Isle Access

Why Improving Accessibility Is Good Business

Some years ago I took my elderly disabled parents on their first ever cruise. We chose to cruise around The Canary Islands on P&O’s Oceana. The service and attention to detail on the ship was excellent but one incident really stood out for us.

Along with a small group of other people we booked an accessible tour around one of the Islands. We all dutifully turned up at the meet point on the ship ready to disembark and get on our transport for the day. One of the ship’s crew met us and her first words were “we have a problem.”

Apparently, the tide was higher than had been expected, meaning that the accessible gangway was at too steep an angle to allow us to disembark safely. We all groaned, although we have come to expect barriers in a lot of circumstances that we face in life.

The crew member continued “but don’t worry, have a seat and a cup of tea whilst the Captain tilts the ship.” We all sat down, clinging on to the table as we waited for a noticeable lurch to one side. In fact, we felt nothing. 25 minutes later we were disembarking and off out for a memorable day trip. As we left the ship late we were late returning. The ship was ready to sail, bar the accessible gangway which was still lowered. As soon as we boarded, the ship set sail.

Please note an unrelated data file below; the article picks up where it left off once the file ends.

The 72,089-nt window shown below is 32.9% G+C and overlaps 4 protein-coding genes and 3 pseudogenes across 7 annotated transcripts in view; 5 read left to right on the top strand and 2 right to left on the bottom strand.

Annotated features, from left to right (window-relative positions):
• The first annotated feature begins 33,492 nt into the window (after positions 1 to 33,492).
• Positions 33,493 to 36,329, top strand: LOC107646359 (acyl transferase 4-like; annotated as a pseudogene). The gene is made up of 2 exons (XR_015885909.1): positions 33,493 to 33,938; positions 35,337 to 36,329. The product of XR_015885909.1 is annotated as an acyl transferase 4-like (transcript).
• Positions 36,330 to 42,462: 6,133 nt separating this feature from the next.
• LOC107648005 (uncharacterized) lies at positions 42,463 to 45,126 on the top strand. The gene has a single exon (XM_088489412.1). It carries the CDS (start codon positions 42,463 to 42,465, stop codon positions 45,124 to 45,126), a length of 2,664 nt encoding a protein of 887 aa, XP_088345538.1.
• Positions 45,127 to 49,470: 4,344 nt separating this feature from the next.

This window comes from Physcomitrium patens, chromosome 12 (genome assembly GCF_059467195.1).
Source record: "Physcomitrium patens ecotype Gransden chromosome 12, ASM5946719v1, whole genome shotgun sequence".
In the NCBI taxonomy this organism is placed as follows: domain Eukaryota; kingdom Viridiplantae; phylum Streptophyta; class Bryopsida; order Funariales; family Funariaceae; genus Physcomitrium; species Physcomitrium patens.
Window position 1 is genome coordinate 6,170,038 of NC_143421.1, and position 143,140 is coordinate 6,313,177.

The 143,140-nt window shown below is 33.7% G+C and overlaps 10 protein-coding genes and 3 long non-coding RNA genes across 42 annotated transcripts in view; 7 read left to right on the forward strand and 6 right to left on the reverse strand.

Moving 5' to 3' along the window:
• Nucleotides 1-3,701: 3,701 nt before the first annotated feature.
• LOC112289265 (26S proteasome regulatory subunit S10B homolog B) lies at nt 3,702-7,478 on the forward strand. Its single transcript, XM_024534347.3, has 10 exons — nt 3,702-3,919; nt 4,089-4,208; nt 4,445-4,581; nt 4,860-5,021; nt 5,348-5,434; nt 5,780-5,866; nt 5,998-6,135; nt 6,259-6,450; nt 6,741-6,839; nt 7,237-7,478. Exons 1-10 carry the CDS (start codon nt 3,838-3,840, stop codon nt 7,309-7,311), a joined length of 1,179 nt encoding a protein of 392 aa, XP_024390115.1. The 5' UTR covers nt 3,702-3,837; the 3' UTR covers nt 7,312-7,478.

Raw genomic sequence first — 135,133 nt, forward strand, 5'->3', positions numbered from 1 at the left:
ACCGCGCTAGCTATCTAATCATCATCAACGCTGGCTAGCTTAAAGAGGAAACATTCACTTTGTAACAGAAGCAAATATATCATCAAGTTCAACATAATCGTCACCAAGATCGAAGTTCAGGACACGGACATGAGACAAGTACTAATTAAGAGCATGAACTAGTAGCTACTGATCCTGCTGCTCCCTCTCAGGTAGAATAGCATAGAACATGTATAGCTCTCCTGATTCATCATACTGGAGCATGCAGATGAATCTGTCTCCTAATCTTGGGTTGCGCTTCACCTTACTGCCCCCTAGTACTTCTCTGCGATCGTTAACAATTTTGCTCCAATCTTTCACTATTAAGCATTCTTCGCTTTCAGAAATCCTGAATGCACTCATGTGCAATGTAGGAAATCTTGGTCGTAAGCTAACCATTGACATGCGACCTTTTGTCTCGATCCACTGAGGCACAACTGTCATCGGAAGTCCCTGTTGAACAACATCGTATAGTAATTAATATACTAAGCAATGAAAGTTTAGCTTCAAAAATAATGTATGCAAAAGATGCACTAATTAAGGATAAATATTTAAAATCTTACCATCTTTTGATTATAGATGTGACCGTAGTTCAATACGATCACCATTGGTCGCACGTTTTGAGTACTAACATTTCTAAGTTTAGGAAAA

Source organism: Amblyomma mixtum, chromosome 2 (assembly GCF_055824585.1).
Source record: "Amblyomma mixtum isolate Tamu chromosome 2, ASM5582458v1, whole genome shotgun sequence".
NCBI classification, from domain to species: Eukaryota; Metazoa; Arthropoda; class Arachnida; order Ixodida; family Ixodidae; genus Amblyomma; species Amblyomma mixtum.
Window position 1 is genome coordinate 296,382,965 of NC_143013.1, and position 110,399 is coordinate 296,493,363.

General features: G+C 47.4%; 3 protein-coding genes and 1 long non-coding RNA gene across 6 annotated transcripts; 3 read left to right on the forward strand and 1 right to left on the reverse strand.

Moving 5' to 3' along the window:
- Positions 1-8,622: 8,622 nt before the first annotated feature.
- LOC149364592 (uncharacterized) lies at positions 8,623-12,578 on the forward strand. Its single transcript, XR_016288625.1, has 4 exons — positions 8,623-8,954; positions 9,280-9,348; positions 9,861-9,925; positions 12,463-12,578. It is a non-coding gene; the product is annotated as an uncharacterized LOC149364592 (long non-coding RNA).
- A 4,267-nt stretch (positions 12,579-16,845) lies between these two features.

Why is this incident worth talking about? For a start, the captain didn’t have to authorise this manouver, he could have told us to wait for the tide to drop. Instead he used the incident as a training exercise for the engineers. Secondly, it showed how he valued all his passengers and wanted to give them the best experience. Thirdly, we knew how the ship and her crew met the needs of the passengers and excelled in their customer service towards us.

The result? We were so impressed with the whole experience of our cruise and how the captain had gone out of his way to help us, that the first thing we did when we got back was to book another cruise, with P&O. Also, here I am, 12 years later, still talking about it. Disabled people are loyal customers. When they find a business that meets all their needs and gives great service they will return, and they will pass the word on to others.

Accessibility isn’t just about the physical environment, it’s also about attitudes. Getting it right results in repeat business and recommendations.

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